Be careful to not repeat the same exercise routine each day. If you do an intense ab workout one day, try switching it up to general cardio the next. You can also squeeze in a day of light walking to break up the intensity.

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    If you’re a morning person, check out these morning exercises that will start your day off right.

    2. Duration Doesn’t Substitute for Intensity

    Once you get into the habit of regular exercise, where do you go if you still aren’t reaching your goals? Most people will solve the problem by exercising for longer periods of time, turning forty-minute workouts into two hour stretches. Not only does this drain your time, but it doesn’t work particularly well.

    One study shows that “exercising for a whole hour instead of a half does not provide any additional loss in either body weight or fat”[1].

    This is great news for both your schedule and your levels of motivation. You’ll likely find it much easier to exercise for 30 minutes a day instead of an hour. In those 30 minutes, do your best to up the intensity to your appropriate edge to get the most out of the time.

    3. Acknowledge Your Limits

    Many people get frustrated when they plateau in their weight loss or muscle gaining goals as they’re learning how to get in shape. Everyone has an equilibrium and genetic set point where their body wants to remain. This doesn’t mean that you can’t achieve your fitness goals, but don’t be too hard on yourself if you are struggling to lose weight or put on muscle.

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    Acknowledging a set point doesn’t mean giving up, but it does mean realizing the obstacles you face.

    Expect to hit a plateau in your own fitness results[2]. When you expect a plateau, you can manage around it so you can continue your progress at a more realistic rate. When expectations meet reality, you can avoid dietary crashes.

    4. Eat Healthy, Not Just Food That Looks Healthy

    Know what you eat. Don’t fuss over minutia like whether you’re getting enough Omega 3’s or tryptophan, but be aware of the big things. Look at the foods you eat regularly and figure out whether they are healthy or not. Don’t get fooled by the deceptively healthy snacks just pretending to be good for you.

    The basic nutritional advice includes:

    • Eat unprocessed foods
    • Eat more veggies
    • Use meat as a side dish, not a main course
    • Eat whole grains, not refined grains[3]

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    Eat whole grains when you want to learn how to get in shape.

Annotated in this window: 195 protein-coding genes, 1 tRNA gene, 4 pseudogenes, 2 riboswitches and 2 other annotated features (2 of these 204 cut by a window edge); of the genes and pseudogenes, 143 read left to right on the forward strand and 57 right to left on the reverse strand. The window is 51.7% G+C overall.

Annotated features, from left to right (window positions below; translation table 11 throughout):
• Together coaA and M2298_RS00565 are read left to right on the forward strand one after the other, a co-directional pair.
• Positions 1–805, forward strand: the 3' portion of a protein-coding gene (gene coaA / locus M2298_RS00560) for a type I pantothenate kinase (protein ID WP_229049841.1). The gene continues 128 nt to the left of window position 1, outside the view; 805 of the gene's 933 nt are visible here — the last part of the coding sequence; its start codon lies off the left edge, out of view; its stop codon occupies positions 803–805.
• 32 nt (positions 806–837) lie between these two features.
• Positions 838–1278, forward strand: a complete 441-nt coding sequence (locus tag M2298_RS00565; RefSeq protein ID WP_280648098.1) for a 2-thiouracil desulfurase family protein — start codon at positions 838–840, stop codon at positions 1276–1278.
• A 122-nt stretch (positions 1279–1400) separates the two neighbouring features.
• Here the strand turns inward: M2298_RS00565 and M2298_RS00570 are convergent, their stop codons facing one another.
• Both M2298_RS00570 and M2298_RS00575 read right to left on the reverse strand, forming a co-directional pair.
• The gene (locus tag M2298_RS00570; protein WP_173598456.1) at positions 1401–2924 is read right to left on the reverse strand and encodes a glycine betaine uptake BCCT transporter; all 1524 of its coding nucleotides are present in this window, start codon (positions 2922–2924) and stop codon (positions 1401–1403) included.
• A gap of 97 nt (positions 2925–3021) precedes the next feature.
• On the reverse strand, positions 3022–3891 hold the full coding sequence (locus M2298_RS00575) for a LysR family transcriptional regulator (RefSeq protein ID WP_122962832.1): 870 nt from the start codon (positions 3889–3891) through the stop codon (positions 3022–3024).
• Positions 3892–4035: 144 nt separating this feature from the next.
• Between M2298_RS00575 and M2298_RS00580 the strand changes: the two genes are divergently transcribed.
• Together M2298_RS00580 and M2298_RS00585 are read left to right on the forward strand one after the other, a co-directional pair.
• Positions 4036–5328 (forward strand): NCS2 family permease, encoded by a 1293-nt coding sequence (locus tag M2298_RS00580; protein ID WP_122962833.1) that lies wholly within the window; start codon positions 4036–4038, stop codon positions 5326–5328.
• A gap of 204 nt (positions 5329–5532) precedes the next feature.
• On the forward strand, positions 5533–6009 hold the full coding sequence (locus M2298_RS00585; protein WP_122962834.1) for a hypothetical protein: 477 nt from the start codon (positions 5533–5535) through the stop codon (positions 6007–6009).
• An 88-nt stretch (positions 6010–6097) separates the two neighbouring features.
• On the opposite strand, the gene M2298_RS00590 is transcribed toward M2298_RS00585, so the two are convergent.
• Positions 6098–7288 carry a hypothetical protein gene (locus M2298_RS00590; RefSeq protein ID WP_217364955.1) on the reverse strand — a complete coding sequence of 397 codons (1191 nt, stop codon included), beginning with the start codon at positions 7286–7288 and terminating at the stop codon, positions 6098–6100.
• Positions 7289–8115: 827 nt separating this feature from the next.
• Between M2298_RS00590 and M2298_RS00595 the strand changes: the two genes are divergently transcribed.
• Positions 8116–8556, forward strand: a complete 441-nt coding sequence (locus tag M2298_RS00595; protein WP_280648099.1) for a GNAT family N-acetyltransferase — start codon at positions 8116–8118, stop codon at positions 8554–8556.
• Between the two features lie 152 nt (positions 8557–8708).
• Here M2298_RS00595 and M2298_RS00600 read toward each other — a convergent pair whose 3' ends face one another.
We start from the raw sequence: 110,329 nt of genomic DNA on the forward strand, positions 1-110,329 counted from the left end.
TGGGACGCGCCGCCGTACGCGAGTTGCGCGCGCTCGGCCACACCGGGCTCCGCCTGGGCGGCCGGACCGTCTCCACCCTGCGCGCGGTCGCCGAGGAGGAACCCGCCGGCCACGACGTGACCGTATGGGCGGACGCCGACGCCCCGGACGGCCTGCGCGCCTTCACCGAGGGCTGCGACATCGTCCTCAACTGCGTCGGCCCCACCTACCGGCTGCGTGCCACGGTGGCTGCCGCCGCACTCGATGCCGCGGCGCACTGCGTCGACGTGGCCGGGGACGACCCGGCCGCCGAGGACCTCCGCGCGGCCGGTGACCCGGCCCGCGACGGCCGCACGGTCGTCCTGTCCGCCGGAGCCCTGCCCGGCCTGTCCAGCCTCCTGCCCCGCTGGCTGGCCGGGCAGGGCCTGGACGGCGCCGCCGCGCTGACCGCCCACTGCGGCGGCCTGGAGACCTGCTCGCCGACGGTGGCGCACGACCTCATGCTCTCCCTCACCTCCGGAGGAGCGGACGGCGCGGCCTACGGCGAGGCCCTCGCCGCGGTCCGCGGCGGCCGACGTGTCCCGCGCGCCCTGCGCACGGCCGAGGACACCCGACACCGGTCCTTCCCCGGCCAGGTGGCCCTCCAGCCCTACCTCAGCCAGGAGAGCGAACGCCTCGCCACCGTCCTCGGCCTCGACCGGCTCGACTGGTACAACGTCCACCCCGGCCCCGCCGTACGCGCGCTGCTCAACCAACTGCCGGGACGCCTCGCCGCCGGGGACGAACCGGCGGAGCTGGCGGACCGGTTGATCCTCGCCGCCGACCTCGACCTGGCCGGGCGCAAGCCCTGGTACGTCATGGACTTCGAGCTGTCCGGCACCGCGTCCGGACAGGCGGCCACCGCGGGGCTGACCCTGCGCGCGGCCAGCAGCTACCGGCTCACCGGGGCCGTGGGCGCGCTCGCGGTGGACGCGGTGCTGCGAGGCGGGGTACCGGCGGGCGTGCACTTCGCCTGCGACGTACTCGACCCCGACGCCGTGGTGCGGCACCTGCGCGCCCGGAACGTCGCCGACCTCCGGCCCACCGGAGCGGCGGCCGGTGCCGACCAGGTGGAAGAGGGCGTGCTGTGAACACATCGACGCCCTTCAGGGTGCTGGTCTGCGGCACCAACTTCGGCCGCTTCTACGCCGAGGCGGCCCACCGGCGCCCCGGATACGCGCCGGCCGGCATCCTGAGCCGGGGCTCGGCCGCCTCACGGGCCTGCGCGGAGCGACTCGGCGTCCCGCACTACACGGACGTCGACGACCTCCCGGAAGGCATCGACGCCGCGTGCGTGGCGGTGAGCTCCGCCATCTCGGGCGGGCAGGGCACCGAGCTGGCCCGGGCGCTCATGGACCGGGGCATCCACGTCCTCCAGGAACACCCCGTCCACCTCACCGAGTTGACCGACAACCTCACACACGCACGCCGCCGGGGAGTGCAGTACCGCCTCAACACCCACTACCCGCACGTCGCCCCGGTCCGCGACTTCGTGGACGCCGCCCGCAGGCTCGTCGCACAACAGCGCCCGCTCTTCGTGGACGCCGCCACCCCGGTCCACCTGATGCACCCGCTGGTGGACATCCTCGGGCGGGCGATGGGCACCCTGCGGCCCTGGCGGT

5. Watch Out for Travel

      Don’t let a four-day holiday interfere with your attempts when you’re learning how to get in shape. I don’t mean that you need to follow your diet and exercise plan without any excursion, but when you are in the first few weeks, still forming habits, be careful that a week long break doesn’t terminate your progress.

      This is also true of schedule changes that leave you suddenly busy or make it difficult to exercise. Have a backup plan so you can be consistent, at least for the first month when you are forming habits.

      If travel is on your schedule and can’t be avoided, make an exercise plan before you go[4], and make sure to pack exercise clothes and an exercise mat as motivation to keep you on track.

      6. Start Slow

      Ever start an exercise plan by running ten miles and then puking your guts out? Maybe you aren’t that extreme, but burnout is common early on when learning how to get in shape. You have a lifetime to be healthy, so don’t try to go from couch potato to athletic superstar in a week.

      If you are starting a running regime, for example, run less than you can to start. Starting strength training? Work with less weight than you could theoretically lift. Increasing intensity and pushing yourself can come later when your body becomes comfortable with regular exercise.

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      7. Be Careful When Choosing a Workout Partner

      Should you have a workout partner? That depends. Workout partners can help you stay motivated and make exercising more fun. But they can also stop you from reaching your goals.

      My suggestion would be to have a workout partner, but when you start to plateau (either in physical ability, weight loss/gain, or overall health) and you haven’t reached your goals, consider mixing things up a bit.

      If you plateau, you may need to make changes to continue improving. In this case it’s important to talk to your workout partner about the changes you want to make, and if they don’t seem motivated to continue, offer a thirty day break where you both try different activities.

      I notice that guys working out together tend to match strength after a brief adjustment phase. Even if both are trying to improve, something seems to stall improvement once they reach a certain point. I found that I was able to lift as much as 30-50% more after taking a short break from my regular workout partner.

      Final Thoughts

      Learning how to get in shape in as little as two weeks sounds daunting, but if you’re motivated and have the time and energy to devote to it, it’s certainly possible.

      Find an exercise routine that works for you, eat healthy, drink lots of water, and watch as the transformation begins.

      More Tips on Getting in Shape

      Featured photo credit: Alexander Redl via unsplash.com

      Reference